- Frank DeArmas
Canadian Border to Calgary AB
The Road to Alaska
The road to Alaska is long. We left our home in Michigan on June 17th and slowly started to work our way across the top of our country. It’s hard to describe the beauty of this land of ours so we tried to share with you our stops along the way, in our blogs and pictures. We watched as the great lakes fell behind us and we made our way into the vast prairies that were once the home of millions of buffalo. We saw these majestic creatures in their natural setting and we enjoyed sharing that with you as well.
I was humbled by their shear size and yet how gentle they were with the young ones in their herd. Yet knowing that if we were to cross the line of respect, and not give them their space, what we could expect.
We were in awe once more as the Rockies started to rise up in front of us, knowing that our crossing would come later, and north of where we crossed just last year, when we visited Yellowstone and Grand Teton.
All this to finally meet up with our fellow caravanners, travelers and wonderers, like ourselves, yet each with their own reason to take this trip.
On July 13th, we struck out and headed north, our adventure had begun.
I have crossed so many boarders in my lifetime, and each time I never know what’s in store. This time the great software in the sky decided that I, someone who was fully vaccinated, and double boosted, needed to be random tested for our unwanted guest of the last 2.5 years, Covid.
Please also note that I had to upload my vaccine cards and passport three days in advance, so they knew that. And my friends, I was not alone, there were 6 in our group chosen for this great honor. We got to our first stop, called the number, and they video called me and watched as I took the test.
Good news, all of us were negative, though it took a bit to get the test back to them.
With that behind us we were able to start our whirlwind of the first week
Remington Carriage House and Museum
One of the things we like about doing this Caravan is that they set up things to do that Jan and I would never really think about. This visit to the Remington collection was one such activity and it really set up the week well.
I don’t know about all of you, but I grew up watching and reading stories about the old west. Cowboys, Indians, the great western expansion. But western culture was not just in the US, Canada has a long and proud history of living and working the west as we started to learn on this stop.
Some of the beautiful carnages in the collection
RCMP Fort Macleod
This was another interesting stop that had us getting to know the history of the Royal Canadian Mounted Police, or the Mounties as they are referred to. A funny side note, when we visited the Blackfoot, the guide there called them the Queens cowboys! More of the Blackfoot coming up.
The Fort is the original fort built when the RCMP was tasked to keep the peace out here in the rugged Canadian west. It gave us a glimpse into the past and really showed how those early pioneers had a very hard life. The Mounties have a lot of pride in their past, as well they should.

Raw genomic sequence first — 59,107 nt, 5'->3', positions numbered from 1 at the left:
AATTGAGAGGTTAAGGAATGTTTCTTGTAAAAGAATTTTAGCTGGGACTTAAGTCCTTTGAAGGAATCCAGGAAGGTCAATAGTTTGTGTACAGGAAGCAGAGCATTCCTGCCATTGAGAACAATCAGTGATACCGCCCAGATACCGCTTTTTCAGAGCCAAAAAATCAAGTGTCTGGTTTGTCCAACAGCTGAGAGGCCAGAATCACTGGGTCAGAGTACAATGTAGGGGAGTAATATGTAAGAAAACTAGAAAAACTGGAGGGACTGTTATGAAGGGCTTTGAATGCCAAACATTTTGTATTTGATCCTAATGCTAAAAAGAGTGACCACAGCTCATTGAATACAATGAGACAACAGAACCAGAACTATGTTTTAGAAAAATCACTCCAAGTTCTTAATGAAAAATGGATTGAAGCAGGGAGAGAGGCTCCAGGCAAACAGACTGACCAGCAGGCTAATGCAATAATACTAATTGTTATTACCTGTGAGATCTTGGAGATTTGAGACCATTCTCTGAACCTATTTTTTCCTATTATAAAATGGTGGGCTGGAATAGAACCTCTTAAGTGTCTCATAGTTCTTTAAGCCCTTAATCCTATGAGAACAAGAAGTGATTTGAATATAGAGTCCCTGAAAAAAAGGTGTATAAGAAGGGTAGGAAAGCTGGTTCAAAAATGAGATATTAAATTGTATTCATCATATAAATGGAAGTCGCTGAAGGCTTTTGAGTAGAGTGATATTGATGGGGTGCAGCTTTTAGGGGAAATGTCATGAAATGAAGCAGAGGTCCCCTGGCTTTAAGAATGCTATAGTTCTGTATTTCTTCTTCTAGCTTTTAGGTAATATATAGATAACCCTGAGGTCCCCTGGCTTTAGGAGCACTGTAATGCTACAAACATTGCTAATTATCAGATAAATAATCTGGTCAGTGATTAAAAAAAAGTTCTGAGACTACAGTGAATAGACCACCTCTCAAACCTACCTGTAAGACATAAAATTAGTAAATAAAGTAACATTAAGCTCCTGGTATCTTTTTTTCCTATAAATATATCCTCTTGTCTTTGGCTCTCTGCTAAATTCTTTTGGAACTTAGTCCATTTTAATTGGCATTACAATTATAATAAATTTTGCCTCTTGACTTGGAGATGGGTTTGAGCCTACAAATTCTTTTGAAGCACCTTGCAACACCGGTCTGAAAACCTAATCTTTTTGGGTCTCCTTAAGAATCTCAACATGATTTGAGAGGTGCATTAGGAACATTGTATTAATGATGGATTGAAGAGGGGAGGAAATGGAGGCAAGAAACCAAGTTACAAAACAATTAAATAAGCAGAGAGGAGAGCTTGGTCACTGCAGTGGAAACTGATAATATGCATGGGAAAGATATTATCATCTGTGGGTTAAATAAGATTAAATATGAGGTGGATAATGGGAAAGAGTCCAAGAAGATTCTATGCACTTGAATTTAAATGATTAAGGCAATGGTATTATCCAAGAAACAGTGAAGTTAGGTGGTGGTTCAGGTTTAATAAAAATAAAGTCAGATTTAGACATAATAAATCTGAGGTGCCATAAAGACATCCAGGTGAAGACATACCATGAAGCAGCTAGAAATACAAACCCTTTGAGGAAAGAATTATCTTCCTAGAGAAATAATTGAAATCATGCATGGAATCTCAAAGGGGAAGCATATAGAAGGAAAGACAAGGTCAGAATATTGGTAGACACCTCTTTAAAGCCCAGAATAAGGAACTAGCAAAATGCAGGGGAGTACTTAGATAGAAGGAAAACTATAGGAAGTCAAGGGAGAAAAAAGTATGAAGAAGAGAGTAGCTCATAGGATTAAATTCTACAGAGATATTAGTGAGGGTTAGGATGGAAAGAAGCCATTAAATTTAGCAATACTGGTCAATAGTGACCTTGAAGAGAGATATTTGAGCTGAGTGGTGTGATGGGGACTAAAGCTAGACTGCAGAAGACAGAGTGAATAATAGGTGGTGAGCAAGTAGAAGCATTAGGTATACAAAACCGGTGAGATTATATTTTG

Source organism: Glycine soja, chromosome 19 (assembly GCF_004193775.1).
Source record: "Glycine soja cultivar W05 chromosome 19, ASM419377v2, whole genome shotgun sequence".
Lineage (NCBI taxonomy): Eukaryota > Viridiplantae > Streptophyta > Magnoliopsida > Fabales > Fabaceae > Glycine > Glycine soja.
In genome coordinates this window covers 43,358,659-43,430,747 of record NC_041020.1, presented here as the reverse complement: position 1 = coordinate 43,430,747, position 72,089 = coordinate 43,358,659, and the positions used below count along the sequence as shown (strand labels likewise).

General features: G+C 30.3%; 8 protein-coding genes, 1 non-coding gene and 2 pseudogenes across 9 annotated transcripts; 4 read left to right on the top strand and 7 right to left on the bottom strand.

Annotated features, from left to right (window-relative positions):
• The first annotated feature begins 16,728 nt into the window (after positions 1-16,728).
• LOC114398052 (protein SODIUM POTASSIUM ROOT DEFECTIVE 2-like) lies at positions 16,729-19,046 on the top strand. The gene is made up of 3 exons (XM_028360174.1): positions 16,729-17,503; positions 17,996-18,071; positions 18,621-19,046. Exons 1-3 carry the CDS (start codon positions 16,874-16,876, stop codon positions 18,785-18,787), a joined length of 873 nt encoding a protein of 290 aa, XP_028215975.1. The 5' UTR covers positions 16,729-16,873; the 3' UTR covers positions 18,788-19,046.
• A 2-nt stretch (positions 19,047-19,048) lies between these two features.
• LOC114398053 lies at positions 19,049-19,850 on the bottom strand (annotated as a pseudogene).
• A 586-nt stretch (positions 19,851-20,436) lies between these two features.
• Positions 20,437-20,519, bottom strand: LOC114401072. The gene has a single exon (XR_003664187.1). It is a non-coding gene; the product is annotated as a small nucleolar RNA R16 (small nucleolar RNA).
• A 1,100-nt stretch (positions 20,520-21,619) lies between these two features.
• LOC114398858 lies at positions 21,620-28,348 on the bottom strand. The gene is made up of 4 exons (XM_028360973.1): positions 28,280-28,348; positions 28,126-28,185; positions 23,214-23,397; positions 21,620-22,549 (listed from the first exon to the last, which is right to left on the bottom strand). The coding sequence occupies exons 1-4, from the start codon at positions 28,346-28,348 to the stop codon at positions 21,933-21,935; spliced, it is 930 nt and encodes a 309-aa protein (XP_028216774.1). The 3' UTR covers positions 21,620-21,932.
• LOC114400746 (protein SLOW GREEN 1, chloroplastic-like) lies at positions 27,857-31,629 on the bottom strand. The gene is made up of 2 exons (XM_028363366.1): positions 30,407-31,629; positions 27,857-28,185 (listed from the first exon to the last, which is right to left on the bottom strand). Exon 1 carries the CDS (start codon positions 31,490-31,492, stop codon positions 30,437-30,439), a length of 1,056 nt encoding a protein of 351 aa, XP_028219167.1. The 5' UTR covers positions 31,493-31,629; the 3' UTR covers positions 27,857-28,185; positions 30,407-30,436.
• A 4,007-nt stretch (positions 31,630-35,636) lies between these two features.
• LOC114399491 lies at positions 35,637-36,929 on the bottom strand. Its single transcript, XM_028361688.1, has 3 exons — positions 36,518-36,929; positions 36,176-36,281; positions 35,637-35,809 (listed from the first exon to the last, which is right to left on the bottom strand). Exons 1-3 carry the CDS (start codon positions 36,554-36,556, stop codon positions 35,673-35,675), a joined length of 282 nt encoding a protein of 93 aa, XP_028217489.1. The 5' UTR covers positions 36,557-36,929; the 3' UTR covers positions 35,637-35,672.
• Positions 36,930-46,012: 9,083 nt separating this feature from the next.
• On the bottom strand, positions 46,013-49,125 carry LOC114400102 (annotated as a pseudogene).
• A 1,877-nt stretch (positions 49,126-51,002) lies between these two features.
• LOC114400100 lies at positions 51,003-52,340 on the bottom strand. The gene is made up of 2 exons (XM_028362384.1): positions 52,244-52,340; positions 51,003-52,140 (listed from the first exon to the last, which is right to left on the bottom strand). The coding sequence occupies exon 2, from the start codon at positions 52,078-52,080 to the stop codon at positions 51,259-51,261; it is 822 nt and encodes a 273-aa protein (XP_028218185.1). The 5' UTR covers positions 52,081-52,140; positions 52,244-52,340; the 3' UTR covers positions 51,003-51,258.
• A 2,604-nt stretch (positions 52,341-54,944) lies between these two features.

Head Smashed in Buffalo Jump
The name here is literal. It refers to a site where the Blackfoot would come every fall and drive the buffalo off of the step cliff. While this may sound disturbing you need to try to imagine a time when millions of buffalo roamed the land.
To the Blackfoot, the buffalo was a gift from the creator. It fed and clothed the people and helped them survive the coming winter. No part of the animal went to waste. This was not the wholesale slaughter that almost wiped out these beautiful animals. As we have traveled across the land and met the different people of the First Nations in Canada, and the Native America cultures, I am hit by the deep respect they have for the connection to the earth and the animals that they interacted with.
I can’t help but think if we could have just taken the time to learn from them, how much better our world would be. Hopefully it’s not too late and we might be able to learn those lessons now. Jan and I have enjoyed getting to know these stories in more detail as we travel.
One of the events that the team at Adventure Caravans put together for us was a visit to Heritage Village in Calgary. For our friends back in Michigan, think of this like the Henry Ford and Greenfield Village, but honestly, on a bigger scale. The car collection and all the old gas pumps they have on display was just at the entrance. From the old buildings to the Steam locomotives (Did I mention I have a train thing?) this was a great day topped off with a nice dinner outdoors.
Having lived in Houston, we know a thing or two about rodeos. But honestly this was on a whole different level. From cowboy pancakes in city center, to every bull and bronco ride, this was nonstop action. Calgary is a major city and its downtown is taken up by the arena and all the goings on of the 10 day extravaganza. Before going to the main event, we had a chance to go up in the Tower where Jan faced her fear and stepped onto the plexiglass floor. That takes guts if you know how much Jan hates heights.
We left Calgary with many memories, and an unexpected guest who joined our group. But more on that in our next blog.
Jan took some amazing pictures while we were there. To see more, clink on this button to go directly to her gallery.
So until our next update, stay safe, and we'll see you on the road.
Frank and Jan.
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